This is what Philip explained to the Ethiopian, that the Jesus’ death and crucifixion which could only be interpreted as a defeat, was in fact a victory.
The Resurrection was the Father’s Yes. We may say: the Resurrection settled that the Crucifixion’s sort of God is indeed the one God; the Crucifixion settled what sort of God it is who establishes his Deity by the Resurrection. Or: the crucifixion settled who and what God is; the Resurrection settled that this God is. – Robert Jenson
I would like to take this message even farther and suggest that not only did the resurrection vindicate Jesus’ call to do justice and his kingdom of God message, that not only did it demonstrate God’s passions, desires, and hopes, but that it radically redefined our relationship with deity. What occurred on the cross and in the resurrection could be described as an abyss. There, Jesus faced the full weight of human misery, abandonment (by his disciples), suffering and agony (his rejection by his own, his grisly death), and faced the murderous rage and violence of his contemporaries. How he faced the abyss is not only revelatory about the nature of God but also the nature of his relationship to us. As Anthony Bartlett suggests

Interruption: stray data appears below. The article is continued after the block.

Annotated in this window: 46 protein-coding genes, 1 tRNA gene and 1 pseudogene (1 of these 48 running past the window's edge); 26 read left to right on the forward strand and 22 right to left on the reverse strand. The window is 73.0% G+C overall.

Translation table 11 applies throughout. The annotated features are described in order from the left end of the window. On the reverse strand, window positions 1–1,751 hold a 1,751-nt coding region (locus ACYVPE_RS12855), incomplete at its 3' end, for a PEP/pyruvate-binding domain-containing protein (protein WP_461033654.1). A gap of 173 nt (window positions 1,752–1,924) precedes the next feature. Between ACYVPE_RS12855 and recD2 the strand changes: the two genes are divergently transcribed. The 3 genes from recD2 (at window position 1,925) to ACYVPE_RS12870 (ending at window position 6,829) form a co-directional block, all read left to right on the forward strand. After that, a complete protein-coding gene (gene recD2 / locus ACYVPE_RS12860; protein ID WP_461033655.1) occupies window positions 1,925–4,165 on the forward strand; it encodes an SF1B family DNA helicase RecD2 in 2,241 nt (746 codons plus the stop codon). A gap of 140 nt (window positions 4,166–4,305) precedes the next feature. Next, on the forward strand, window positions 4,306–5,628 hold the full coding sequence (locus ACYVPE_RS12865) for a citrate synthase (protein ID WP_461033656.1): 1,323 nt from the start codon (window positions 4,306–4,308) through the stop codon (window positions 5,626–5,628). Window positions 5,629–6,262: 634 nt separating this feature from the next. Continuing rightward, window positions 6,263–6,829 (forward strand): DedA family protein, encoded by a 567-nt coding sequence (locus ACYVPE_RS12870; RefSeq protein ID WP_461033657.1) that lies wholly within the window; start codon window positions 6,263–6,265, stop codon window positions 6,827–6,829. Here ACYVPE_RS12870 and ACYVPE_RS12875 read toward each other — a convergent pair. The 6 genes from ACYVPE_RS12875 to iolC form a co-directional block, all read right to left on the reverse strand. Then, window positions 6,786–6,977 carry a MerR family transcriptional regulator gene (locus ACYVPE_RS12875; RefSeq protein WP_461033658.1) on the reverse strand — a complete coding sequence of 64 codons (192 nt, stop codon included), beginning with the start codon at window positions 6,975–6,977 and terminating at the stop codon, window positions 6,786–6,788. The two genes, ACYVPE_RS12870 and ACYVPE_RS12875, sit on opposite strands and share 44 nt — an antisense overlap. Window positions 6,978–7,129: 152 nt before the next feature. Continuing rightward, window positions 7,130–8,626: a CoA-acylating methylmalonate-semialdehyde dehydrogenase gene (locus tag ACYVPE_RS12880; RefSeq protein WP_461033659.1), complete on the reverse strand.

Jesus cannot demand a deeper degree of love from his human audience that that which he predicated of the Father, and so love for enemies, taught unconditionally by Jesus, becomes an unconditional quality of God.
This for me, is the meaning of the resurrection. The resurrection reveals who God truly is and what his kingdom looks like. It is a kingdom revealed in Jesus’ teachings and life which are demonstrated dramatically in his death. The resurrection is an invitation symbolized in baptism, sacrament, and all rituals to be born again and become a new creature. It is an invitation to live in and create God’s kingdom here on earth as it is in heaven. Jesus defines and demonstrates the nature of that kingdom and in his death and resurrection makes clear the means that God is prepared to use in facing the abyss and darkness of this world.
The world changed in 33 ad. The call of the gospel is to live in light of the radical program for social, individual, and spiritual change. This message is just as necessary today as it was when Jesus faced the powers that dominated the world nearly 2000 years ago. Anthony Bartlett described the modern predicament as such: